Even before Scotland gained its independence, Flanders was a long-time proponent of becoming independent from Belgium. Due to the great cultural differences between Dutch-speaking Flanders and French-speaking Wallonia, Belgium was likely to split apart at some time.
In 2015, Flemish independence again began to be prominent after Scotland successfully secured independence. During late February, rallies, and some riots, began in Flanders, in favour of Flemish Independence. In an attempt to appease them, the devolved Flemish government promised a referendum, and on the 23rd the Belgian government announced a referendum, to be held on the 11th April. Despite calls for unity from Belgian PM Charles Michel on the 10th, the referendum came out in favour of independence.
On the 3rd May, Belgian, Flemish and Walloon representatives met in Brussels discuss the future, with representatives from the German-Speaking Community arriving on the 18th, and EU, French and German diplomats on the 16th.
Ultimately, they decided to dissolve the Belgian state. Brussels would become an independent city-state, while the German-speaking community in far eastern Wallonia would join Germany. The Walloon province of Luxembourg would be ceded to the country of Luxembourg. The rest of Wallonia, the French-speaking community, would become an integral province of France.
Inheriting the Monarchy
It was agreed for Flanders to inherit the Belgian monarchy rather than Brussels, ruling that an independent Brussels should remain a republic as the capital of the EU. Phillipe of Belgium was crowned in Antwerp as Phillipe, Count of Flanders. The Flemish monarchy is currently the only remaining monarchy where the monarch goes by the title of Count.
Government and Politics
The Flemish Parliament is a directly elected legislative body composed of 124 representatives.
With the dissolution of the Belgian state, the vast majority of the navy went to Flanders, as the only successor state with a coastline (a small number of ships went to France). Personnel from the remaining forces were separated to their nation of origin, whilst equipment was generally distributed depending on population and GDP. As the state with highest population and GDP, Flanders ended up with the largest army and air force as well.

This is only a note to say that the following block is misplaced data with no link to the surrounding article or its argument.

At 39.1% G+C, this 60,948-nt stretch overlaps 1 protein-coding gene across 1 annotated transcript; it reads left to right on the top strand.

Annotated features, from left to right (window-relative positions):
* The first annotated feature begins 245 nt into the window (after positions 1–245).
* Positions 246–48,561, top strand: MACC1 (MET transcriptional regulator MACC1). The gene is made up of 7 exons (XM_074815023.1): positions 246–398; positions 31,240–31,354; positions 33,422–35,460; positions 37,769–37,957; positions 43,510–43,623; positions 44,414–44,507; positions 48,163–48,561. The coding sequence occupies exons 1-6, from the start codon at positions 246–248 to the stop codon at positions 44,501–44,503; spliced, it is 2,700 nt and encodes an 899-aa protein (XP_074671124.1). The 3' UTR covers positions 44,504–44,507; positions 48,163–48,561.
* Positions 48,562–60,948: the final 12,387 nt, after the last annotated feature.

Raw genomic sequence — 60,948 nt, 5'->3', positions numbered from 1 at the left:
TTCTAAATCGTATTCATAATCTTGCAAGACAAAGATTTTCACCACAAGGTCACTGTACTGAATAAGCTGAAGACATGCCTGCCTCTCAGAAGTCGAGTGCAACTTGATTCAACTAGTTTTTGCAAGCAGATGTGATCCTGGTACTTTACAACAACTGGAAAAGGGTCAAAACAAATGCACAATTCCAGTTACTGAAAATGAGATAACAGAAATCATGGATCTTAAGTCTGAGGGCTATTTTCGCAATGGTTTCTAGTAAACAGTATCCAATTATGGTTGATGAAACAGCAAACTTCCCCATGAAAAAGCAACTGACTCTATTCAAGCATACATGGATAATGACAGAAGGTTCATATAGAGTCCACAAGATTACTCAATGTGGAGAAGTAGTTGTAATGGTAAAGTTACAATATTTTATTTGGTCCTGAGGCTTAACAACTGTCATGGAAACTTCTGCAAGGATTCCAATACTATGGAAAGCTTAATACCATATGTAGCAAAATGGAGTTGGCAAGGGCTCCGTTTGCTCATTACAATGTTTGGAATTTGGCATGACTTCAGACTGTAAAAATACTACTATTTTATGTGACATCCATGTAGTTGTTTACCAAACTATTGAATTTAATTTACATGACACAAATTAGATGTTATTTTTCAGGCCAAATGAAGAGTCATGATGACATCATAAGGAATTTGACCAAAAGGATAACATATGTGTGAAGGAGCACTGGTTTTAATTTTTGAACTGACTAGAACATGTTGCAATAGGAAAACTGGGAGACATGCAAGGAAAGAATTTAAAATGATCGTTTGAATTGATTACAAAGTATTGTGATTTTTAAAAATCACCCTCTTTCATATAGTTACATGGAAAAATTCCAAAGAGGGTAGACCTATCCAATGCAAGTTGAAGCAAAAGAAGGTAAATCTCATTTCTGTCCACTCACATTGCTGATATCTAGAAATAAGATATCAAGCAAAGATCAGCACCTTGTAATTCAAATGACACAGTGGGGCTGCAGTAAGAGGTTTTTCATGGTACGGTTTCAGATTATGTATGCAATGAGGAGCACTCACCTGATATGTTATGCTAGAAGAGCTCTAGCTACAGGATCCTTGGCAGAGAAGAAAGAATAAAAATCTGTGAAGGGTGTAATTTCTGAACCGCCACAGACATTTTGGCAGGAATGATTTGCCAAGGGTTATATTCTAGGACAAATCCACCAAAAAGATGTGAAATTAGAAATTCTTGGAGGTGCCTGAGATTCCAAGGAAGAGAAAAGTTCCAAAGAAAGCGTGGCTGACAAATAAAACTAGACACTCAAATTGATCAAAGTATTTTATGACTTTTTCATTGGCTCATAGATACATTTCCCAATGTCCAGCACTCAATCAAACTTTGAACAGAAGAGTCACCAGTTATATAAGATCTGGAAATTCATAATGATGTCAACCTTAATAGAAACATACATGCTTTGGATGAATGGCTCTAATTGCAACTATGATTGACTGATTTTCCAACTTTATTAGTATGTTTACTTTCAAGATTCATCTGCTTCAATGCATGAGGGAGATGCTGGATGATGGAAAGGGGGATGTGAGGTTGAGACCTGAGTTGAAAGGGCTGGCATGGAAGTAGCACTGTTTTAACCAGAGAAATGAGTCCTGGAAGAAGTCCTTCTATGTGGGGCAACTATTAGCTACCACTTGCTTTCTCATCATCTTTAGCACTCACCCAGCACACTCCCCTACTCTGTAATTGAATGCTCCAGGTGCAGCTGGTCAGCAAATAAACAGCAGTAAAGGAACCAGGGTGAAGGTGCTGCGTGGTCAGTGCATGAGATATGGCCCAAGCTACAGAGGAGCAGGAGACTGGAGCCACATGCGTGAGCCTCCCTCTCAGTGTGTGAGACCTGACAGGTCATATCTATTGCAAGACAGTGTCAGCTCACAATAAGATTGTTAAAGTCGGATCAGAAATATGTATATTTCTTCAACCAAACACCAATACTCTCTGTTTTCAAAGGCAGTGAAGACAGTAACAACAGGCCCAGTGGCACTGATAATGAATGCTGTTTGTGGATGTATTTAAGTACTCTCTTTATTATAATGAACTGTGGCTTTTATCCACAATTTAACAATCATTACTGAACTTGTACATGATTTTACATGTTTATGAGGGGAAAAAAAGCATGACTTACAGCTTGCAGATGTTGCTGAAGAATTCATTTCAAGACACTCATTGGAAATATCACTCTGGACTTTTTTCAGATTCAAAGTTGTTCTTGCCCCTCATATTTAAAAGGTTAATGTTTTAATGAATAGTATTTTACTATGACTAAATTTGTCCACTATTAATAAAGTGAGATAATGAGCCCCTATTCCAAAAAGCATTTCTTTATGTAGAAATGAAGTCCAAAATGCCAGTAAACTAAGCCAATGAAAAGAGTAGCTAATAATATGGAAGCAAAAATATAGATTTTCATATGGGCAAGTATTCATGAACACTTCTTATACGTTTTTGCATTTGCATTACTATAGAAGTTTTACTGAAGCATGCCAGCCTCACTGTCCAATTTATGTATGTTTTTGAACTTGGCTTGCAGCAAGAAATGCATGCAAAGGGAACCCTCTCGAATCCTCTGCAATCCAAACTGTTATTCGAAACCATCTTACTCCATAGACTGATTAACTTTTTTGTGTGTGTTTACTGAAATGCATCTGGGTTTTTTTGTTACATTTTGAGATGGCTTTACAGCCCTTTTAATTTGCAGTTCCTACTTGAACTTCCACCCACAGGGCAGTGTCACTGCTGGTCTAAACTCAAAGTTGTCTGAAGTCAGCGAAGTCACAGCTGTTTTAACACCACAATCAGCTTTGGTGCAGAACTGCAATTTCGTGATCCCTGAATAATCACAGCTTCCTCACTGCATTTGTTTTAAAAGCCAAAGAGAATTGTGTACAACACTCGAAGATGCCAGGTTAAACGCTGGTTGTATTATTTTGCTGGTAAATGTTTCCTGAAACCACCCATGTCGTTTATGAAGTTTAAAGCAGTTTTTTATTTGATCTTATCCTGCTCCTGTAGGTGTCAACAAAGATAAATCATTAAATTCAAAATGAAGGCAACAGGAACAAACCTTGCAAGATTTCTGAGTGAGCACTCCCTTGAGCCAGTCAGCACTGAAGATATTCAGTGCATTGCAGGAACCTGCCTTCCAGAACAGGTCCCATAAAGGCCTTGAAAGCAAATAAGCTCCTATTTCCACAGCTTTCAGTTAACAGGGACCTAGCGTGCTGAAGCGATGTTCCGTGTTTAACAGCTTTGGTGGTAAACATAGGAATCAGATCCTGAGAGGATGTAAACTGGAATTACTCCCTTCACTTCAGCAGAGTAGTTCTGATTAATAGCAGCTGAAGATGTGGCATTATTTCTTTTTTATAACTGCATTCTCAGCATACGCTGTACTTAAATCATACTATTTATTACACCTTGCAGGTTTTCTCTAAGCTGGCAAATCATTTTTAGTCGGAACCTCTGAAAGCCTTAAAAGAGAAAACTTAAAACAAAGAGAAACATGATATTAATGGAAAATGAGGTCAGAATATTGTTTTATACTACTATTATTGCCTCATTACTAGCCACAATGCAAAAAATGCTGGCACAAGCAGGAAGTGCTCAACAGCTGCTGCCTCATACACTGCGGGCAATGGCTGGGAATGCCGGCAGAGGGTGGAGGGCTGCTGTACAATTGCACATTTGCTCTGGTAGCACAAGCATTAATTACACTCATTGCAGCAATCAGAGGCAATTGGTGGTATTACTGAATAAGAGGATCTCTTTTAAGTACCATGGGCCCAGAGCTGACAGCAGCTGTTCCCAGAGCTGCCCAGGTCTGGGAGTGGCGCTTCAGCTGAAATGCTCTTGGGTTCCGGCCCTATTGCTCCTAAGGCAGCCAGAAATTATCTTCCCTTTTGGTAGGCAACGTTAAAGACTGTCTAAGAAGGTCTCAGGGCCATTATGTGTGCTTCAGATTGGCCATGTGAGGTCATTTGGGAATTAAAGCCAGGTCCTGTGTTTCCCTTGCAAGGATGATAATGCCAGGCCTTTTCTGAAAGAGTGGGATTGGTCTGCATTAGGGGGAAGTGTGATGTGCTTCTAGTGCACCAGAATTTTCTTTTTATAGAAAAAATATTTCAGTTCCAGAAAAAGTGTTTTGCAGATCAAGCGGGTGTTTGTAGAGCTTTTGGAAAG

Flanders is a member of NATO.
Flanders shares its borders with France in the south, the Netherlands to the North and East and the English Channel to the West.
Flanders is a highly urbanised area, lying completely within the Blue Banana, with the cities of Antwerp, Ghent, Bruges and Lueven as the largest cities.
Administrative RegionsFlanders, covering 3522 km² (5221 sq mi), is divided into five provinces, 22 arrondissements and 308 cities and municipalities.
|Province||Capital||Administrative arrondissements||Municipalities||Area||Population (density)|
|Antwerp (Antwerpen)||Antwerp, Mechelen, Turnhout||70||2867 km²||
|Limburg||Hasselt||Hasselt, Maaseik, Tongeren||44||2414 km²||860,204 (356/km²)|
|Aalst, Dendermonde, Eeklo, Ghent, Oudenaarde, Sint-Niklass||65||2106 km²||1,114,229 (529/km²)|
|Flemish Brabant (Vlaams-Brabant)||Leuven||Halle-Vilvoorde, Leuven||65||2106 km²||1,114,299 (529/km²)|
|West Flanders (West-Vlaanderen)||Bruges (Brugge)||Bruges, Diksmuide, Ypres, Kortrijk, Ostend, Roeselare, Tielt, Veurne||64||3125 km²||1,178,996 (377/km²)|
Flanders enjoys a maritime temperate climate, with significant precipitation throughout the year.
The Total GDP of Flanders in 2014 was €165,847. The Flemish economy is strongly export-oriented, specifically in machinery, rough diamonds, petroleum, chemicals, clothing and textiles. Antwerp is the number one diamond in the world.